Purgatory Stories (1)

Purgatory Stories (1)


​​Purgatory and the death

Purgatory has been a great resource of humanity. The idea that it is possible to redeem evil with good actions also for one’s own dead, it is brilliant: it deletes the impassable limit of death, it balances earth injustices and gives a positive power to all the actions.

“I know when you pray for me, and it is the same with all of the other souls here in Purgatory. Very few of us here get any prayers; the majority of us are totally abandoned, with no thought or prayers offered for us from those on earth” (Message from a soul in Purgatory)

St. Padre Pio’s visions of the souls in Purgatory
In May, 1922, Padre Pio testified the following to the Bishop of Melfi, His Excellency Alberto Costa and also the superior of the friary, Padre Lorenzo of San Marco along with 5 other friars. One of the five friars, Fra Alberto D’ Apolito of San Giovanni Rotondo wrote down the account as follows:
“While in the friary on a winter afternoon after a heavy snowfall, he (Padre Pio) was sitting by the fireplace one evening in the guest room, absorbed in prayer, when an old man, wearing an old-fashioned cloak still worn by southern Italian peasants at the time, sat down beside him. Concerning this man Pio states: 

‘I could not imagine how he could have entered the friary at this time of night since all the doors are locked. I questioned him: ‘Who are you? What do you want?’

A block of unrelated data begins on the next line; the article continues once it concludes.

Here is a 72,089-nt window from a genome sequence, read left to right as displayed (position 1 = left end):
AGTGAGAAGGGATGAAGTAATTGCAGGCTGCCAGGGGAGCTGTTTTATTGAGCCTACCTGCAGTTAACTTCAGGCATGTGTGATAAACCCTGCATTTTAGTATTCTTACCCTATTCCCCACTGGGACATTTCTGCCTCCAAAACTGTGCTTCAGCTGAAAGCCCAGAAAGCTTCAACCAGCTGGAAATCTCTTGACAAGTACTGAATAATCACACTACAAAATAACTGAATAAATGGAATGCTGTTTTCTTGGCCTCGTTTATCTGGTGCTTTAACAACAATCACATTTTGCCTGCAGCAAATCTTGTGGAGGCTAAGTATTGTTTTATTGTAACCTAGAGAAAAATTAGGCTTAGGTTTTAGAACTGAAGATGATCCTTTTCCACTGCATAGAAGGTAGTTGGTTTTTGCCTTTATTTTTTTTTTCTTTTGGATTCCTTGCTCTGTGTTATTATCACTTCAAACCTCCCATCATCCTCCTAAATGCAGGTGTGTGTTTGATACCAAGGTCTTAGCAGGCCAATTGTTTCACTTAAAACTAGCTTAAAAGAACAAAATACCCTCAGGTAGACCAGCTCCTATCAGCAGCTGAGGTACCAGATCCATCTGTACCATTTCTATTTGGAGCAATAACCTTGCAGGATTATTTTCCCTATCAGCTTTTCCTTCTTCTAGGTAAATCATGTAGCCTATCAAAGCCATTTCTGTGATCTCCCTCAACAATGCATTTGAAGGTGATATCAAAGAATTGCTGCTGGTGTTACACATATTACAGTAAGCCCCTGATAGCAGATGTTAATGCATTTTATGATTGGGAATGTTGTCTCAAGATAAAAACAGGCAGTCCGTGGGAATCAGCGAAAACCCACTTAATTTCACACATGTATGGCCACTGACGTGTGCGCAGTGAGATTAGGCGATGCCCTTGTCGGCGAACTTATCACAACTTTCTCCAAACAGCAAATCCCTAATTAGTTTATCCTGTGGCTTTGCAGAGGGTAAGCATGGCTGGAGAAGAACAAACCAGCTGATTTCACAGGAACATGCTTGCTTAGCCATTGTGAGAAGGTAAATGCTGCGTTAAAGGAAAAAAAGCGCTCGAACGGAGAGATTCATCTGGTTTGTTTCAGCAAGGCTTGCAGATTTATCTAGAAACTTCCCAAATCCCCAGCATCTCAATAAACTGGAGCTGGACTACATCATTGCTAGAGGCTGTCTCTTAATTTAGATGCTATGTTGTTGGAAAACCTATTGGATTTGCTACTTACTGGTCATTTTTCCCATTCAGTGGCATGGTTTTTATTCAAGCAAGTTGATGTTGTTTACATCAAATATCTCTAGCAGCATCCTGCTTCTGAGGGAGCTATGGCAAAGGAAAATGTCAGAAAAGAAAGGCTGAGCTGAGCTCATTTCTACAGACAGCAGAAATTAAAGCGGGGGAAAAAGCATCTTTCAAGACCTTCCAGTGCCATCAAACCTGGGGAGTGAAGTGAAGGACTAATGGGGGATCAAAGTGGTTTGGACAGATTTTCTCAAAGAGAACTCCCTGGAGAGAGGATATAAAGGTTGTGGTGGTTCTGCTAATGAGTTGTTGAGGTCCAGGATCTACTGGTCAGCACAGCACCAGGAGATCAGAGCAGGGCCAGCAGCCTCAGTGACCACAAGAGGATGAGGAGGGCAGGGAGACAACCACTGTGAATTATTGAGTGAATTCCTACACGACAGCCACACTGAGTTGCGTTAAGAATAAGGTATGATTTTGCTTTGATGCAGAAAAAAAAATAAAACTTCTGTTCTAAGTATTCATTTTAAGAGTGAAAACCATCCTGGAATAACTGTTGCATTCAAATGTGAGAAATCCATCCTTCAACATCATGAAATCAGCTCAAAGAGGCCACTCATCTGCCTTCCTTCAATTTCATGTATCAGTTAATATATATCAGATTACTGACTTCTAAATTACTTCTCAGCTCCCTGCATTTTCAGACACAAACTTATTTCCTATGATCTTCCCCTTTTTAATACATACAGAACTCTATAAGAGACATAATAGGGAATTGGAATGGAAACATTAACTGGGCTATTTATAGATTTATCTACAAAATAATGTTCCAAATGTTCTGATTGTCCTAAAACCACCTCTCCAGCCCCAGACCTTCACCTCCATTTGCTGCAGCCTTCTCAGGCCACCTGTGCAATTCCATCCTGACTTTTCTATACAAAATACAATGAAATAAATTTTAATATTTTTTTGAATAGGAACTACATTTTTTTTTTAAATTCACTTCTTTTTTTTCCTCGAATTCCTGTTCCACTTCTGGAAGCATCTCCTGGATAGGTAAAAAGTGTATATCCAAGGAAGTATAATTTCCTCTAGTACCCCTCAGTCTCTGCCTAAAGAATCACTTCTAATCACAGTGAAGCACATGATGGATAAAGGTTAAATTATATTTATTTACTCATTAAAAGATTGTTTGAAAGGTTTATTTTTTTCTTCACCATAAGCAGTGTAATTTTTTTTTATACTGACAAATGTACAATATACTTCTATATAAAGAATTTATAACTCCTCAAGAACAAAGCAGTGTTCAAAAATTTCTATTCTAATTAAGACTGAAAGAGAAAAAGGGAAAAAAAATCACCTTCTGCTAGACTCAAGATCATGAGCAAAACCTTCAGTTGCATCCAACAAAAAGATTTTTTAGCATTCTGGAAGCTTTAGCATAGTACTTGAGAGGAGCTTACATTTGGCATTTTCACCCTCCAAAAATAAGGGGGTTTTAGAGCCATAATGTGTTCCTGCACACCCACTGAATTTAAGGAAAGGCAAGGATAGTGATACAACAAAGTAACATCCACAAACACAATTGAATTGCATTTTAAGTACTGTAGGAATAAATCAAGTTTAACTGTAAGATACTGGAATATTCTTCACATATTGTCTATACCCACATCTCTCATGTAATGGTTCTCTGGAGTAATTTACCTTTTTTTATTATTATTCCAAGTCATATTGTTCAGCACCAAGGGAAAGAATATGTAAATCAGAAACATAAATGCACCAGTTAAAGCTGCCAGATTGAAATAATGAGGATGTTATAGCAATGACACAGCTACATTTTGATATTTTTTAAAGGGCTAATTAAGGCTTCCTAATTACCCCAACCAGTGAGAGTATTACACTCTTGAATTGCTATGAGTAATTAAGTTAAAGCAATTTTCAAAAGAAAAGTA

The old man told him, 

“Padre Pio, I am Pietro Di Mauro, son of Nicola, nicknamed Precoco.” 

He went on to say, 

“I died in this friary on the 18th of September, 1908, in cell number 4, when it was still a poorhouse. One night, while in bed, I fell asleep with a lighted cigar, which ignited the mattress and I died, suffocated and burned. I am still in Purgatory. I need a holy Mass in order to be freed. God permitted that I come and ask you for help.”
According to Padre Pio: 


“After listening to him, I replied, ‘Rest assured that tomorrow I will celebrate Mass for your liberation.’ I arose and accompanied him to the door of the friary, so that he could leave. I did not realize at that moment that the door was closed and locked: I opened it and bade him farewell The moon lit up the square, covered with snow. When I no longer saw him in front of me, I was taken by a sense of fear, and I closed the door, reentered the guest room, and felt faint.”

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